Longstanding issues: structs & standalone Erlang

Bengt Kleberg bengt.kleberg@REDACTED
Thu Mar 2 07:55:14 CET 2006

On 2006-02-23 03:15, Romain Lenglet wrote:
> Here is the same misunderstanding again...
> The proposal was *not* to use ./configure ; make ; make install 
> for deployment / installation, but for *building packages*, 
> which in turn can be deployed and installed.

i am sorry, but i have trouble understanding your terminology. what is 
the difference between *building packages* and ''deployed and installed''?

> To make this possible, a common form for source packages provided 
> by developers must be defined, e.g. by including a configure 
> script and a Makefile in every source tarball.
> (Fredrik, you are right when writing that the configure script 
> must not necessarily be generated by GNU Autoconf...)

i belive that when you say that ''configure must not necessarily be 
generated by GNU Autoconf'' you still expect ''configure'' to behave 
exactly as if it had been generated by gnu autotools. correct?

> Nothing should prevent a packager to take a source Erlang 
> application, to build it by running the provided configure 
> script and Makefile rules, and to create a user-installable 
> package using any "pure-Erlang" packaging system you want: in 
> this scenario, end users of the package would not have to 
> install anything else than Erlang.

from what you have sofar written i think that you are creating a 
unneccessary distinction between ''packager'' and ''end users''. i 
belive that for some (pure) applications their needs are similar enough 
to treat them as one and the same.

i also think you want to force application developers to use a gnu 
development system, to make things simpler for yourself. even if other 
users of the ''application'' would have a harder time because of this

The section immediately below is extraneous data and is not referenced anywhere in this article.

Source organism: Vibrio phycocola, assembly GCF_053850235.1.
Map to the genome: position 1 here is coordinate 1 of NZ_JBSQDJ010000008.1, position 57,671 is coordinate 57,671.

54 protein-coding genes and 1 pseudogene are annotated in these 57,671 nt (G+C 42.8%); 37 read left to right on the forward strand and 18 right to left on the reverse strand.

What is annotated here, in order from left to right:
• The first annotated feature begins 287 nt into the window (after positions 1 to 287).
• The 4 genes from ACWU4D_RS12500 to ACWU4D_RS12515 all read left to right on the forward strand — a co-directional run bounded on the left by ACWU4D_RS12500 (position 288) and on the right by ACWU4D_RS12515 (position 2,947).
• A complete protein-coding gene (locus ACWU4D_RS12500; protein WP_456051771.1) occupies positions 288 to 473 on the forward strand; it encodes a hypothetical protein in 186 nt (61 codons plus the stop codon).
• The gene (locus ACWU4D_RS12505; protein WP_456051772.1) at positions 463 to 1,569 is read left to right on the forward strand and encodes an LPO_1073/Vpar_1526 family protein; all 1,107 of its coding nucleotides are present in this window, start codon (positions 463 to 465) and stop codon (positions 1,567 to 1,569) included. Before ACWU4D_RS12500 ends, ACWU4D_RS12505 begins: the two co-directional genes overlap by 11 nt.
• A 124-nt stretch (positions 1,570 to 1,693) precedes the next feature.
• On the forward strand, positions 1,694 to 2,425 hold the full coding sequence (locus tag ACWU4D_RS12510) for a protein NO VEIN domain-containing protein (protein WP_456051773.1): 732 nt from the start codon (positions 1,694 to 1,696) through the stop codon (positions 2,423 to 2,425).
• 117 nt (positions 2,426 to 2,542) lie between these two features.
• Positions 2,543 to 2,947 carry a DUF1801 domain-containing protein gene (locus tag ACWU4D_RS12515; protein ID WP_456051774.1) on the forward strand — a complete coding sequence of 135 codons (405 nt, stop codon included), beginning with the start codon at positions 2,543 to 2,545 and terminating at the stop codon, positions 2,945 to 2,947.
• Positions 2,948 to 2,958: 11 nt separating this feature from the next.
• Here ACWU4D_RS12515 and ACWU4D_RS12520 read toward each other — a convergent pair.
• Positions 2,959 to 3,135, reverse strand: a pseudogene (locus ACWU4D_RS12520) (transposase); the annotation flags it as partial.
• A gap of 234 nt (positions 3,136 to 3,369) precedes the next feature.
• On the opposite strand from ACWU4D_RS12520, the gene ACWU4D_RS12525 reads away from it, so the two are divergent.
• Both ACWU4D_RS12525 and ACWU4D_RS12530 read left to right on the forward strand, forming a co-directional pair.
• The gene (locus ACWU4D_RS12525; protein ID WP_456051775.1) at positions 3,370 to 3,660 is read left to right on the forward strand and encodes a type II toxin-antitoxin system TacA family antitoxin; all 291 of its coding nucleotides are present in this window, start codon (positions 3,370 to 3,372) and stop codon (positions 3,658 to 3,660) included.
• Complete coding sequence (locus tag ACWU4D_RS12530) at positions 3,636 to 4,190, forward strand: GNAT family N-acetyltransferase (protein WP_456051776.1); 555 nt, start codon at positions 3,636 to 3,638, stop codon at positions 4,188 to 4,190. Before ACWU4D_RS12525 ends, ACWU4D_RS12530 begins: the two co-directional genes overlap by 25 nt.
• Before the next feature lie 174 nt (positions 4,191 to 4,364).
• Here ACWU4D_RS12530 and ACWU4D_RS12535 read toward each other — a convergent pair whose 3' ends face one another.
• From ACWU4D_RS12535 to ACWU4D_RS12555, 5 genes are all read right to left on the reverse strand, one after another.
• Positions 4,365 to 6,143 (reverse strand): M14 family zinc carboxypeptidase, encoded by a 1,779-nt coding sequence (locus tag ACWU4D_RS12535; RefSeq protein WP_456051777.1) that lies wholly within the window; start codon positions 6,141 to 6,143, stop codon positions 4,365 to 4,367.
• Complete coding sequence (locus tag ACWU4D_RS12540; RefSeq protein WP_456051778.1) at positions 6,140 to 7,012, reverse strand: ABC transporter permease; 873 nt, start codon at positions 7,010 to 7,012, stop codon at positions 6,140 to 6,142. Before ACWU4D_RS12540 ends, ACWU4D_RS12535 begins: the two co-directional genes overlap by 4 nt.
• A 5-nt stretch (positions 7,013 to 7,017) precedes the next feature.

requierment. i could be wrong again.

> Yes, just like there is a point in having a pure Ruby system that 
> can deploy "pure" Ruby packages, and a pure Java system that can 
> deploy "pure" Java packages, and a pure Perl system that can 
> deploy "pure" Perl packages, and a pure Python system that can 
> deploy "pure" Python packages...
> (Sorry for the ironic tone... ;-))

no need to excuse yourself, i see no irony. i have repeatedly come to 
the understanding that cpan is a reason for the success of perl.

> I am just wondering how you can manage / upgrade applications on 
> a system with such a proliferation of incompatible packaging 
> systems?

how about if they are not packaging systems? what if they are deployment 
systems? and they knows how to tailor the ''application'' for a 
particular hardware, os and installation directory?
would it be such a nightmare for a ''professional packager'' to write 
the interface from his favored tool to these pure tools?
it would only need to be done once for each tool.

> Really, I am not against this idea. I just say that a pure Erlang 
> packaging system should not be imposed, and applications should 
> be delivered by developers in source form with a configure 
> script and a Makefile, and not in compiled form as a pure Erlang 
> installable package.

i agree about not imposing, but i do not want to have a gnu system imposed.
i think that a good erlang deployment system (for pure erlang 
applicaitons, etc) could handle uncompiled erlang.


> And even packages containing binary native code could be deployed 
> using a packaging system in pure Erlang, there is no problem 
> with that.
> One issue would be to be able to have several versions of every 
> such package, one for every architecture / system, and the 
> system should be able to choose and install the right version on 
> a system. But this can be solved.

i do not understand why it is neccessary to have several packages if the 
  deploymenmt system can handle hardware, os and installation directory.


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